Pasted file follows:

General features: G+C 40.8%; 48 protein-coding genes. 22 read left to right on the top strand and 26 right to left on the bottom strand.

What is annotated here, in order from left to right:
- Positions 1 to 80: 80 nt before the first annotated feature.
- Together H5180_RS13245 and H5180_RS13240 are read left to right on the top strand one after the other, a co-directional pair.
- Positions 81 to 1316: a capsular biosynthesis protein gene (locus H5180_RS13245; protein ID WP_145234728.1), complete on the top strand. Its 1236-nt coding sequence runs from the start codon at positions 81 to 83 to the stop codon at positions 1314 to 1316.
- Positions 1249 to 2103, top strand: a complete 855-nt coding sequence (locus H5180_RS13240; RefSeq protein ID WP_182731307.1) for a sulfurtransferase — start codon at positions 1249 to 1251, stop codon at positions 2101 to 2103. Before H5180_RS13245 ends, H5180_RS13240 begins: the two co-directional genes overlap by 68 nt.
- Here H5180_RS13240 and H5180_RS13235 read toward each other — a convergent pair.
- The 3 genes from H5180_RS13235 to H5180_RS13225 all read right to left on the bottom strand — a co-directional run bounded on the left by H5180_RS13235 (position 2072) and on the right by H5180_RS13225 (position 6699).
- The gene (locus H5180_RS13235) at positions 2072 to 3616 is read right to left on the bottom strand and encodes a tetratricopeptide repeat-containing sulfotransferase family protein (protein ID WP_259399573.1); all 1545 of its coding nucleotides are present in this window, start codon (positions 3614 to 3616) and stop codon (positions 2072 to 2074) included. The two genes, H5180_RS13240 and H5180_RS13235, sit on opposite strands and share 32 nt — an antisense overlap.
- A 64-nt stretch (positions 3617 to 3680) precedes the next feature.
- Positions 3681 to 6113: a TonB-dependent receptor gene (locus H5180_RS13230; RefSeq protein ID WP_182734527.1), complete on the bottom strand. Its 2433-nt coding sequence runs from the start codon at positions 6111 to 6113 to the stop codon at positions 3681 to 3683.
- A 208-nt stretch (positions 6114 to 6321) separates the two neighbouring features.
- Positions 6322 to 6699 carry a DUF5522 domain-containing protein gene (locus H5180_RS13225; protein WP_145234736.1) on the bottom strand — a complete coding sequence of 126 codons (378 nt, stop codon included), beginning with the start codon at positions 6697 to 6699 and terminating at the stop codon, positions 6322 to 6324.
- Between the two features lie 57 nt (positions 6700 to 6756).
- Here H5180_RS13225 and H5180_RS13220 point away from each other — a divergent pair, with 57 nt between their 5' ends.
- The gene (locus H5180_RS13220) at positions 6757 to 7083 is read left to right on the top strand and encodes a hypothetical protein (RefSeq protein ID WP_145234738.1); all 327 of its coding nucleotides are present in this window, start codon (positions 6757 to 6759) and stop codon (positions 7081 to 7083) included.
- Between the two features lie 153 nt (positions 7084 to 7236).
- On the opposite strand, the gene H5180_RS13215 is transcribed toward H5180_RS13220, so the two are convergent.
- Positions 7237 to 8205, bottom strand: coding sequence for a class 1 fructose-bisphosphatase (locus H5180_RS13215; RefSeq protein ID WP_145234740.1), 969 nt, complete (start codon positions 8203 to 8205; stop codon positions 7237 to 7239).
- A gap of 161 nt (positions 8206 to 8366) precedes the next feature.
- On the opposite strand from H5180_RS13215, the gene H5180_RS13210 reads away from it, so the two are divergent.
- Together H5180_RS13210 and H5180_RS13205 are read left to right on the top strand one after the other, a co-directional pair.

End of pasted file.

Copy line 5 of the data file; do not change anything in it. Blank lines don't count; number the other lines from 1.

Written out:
- Positions 81 to 1316: a capsular biosynthesis protein gene (locus H5180_RS13245; protein ID WP_145234728.1), complete on the top strand. Its 1236-nt coding sequence runs from the start codon at positions 81 to 83 to the stop codon at positions 1314 to 1316.